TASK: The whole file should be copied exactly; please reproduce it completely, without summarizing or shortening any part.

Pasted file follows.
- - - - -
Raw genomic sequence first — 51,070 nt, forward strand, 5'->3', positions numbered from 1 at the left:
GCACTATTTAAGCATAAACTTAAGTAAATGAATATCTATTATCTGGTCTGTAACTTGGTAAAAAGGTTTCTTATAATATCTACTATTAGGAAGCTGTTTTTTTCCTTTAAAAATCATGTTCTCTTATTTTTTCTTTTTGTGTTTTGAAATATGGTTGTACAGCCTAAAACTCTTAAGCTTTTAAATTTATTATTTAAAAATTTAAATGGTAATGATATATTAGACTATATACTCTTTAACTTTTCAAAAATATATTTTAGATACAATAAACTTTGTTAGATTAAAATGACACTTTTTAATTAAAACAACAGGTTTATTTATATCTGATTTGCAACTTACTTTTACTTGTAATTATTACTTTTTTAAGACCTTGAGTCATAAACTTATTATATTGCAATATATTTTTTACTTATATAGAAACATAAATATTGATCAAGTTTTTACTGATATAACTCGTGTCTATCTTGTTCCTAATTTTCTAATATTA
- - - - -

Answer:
Raw genomic sequence first — 51,070 nt, forward strand, 5'->3', positions numbered from 1 at the left:
GCACTATTTAAGCATAAACTTAAGTAAATGAATATCTATTATCTGGTCTGTAACTTGGTAAAAAGGTTTCTTATAATATCTACTATTAGGAAGCTGTTTTTTTCCTTTAAAAATCATGTTCTCTTATTTTTTCTTTTTGTGTTTTGAAATATGGTTGTACAGCCTAAAACTCTTAAGCTTTTAAATTTATTATTTAAAAATTTAAATGGTAATGATATATTAGACTATATACTCTTTAACTTTTCAAAAATATATTTTAGATACAATAAACTTTGTTAGATTAAAATGACACTTTTTAATTAAAACAACAGGTTTATTTATATCTGATTTGCAACTTACTTTTACTTGTAATTATTACTTTTTTAAGACCTTGAGTCATAAACTTATTATATTGCAATATATTTTTTACTTATATAGAAACATAAATATTGATCAAGTTTTTACTGATATAACTCGTGTCTATCTTGTTCCTAATTTTCTAATATTA